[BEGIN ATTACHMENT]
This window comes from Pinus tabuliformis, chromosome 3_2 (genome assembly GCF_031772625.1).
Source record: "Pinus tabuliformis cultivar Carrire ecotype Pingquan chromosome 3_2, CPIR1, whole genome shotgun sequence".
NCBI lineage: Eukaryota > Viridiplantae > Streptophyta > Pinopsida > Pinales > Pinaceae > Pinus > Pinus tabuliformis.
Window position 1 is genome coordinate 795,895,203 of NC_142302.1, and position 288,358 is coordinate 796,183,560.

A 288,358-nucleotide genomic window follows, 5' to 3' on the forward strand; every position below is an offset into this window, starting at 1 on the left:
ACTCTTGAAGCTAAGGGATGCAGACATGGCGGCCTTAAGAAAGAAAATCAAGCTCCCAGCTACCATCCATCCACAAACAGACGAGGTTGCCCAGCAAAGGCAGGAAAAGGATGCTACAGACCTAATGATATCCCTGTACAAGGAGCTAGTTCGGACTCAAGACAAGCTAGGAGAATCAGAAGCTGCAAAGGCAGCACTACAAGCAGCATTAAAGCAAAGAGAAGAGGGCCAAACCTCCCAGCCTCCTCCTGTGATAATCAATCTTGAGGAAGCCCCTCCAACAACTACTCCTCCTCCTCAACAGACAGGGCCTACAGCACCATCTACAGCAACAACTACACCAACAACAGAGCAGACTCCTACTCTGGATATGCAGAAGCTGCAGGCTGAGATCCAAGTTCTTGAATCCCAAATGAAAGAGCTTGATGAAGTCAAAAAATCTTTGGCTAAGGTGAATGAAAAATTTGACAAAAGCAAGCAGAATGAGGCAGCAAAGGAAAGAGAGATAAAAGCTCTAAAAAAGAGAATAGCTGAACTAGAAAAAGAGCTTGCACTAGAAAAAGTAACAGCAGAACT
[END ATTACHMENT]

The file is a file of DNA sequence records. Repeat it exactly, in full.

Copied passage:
This window comes from Pinus tabuliformis, chromosome 3_2 (genome assembly GCF_031772625.1).
Source record: "Pinus tabuliformis cultivar Carrire ecotype Pingquan chromosome 3_2, CPIR1, whole genome shotgun sequence".
NCBI lineage: Eukaryota > Viridiplantae > Streptophyta > Pinopsida > Pinales > Pinaceae > Pinus > Pinus tabuliformis.
Window position 1 is genome coordinate 795,895,203 of NC_142302.1, and position 288,358 is coordinate 796,183,560.

A 288,358-nucleotide genomic window follows, 5' to 3' on the forward strand; every position below is an offset into this window, starting at 1 on the left:
ACTCTTGAAGCTAAGGGATGCAGACATGGCGGCCTTAAGAAAGAAAATCAAGCTCCCAGCTACCATCCATCCACAAACAGACGAGGTTGCCCAGCAAAGGCAGGAAAAGGATGCTACAGACCTAATGATATCCCTGTACAAGGAGCTAGTTCGGACTCAAGACAAGCTAGGAGAATCAGAAGCTGCAAAGGCAGCACTACAAGCAGCATTAAAGCAAAGAGAAGAGGGCCAAACCTCCCAGCCTCCTCCTGTGATAATCAATCTTGAGGAAGCCCCTCCAACAACTACTCCTCCTCCTCAACAGACAGGGCCTACAGCACCATCTACAGCAACAACTACACCAACAACAGAGCAGACTCCTACTCTGGATATGCAGAAGCTGCAGGCTGAGATCCAAGTTCTTGAATCCCAAATGAAAGAGCTTGATGAAGTCAAAAAATCTTTGGCTAAGGTGAATGAAAAATTTGACAAAAGCAAGCAGAATGAGGCAGCAAAGGAAAGAGAGATAAAAGCTCTAAAAAAGAGAATAGCTGAACTAGAAAAAGAGCTTGCACTAGAAAAAGTAACAGCAGAACT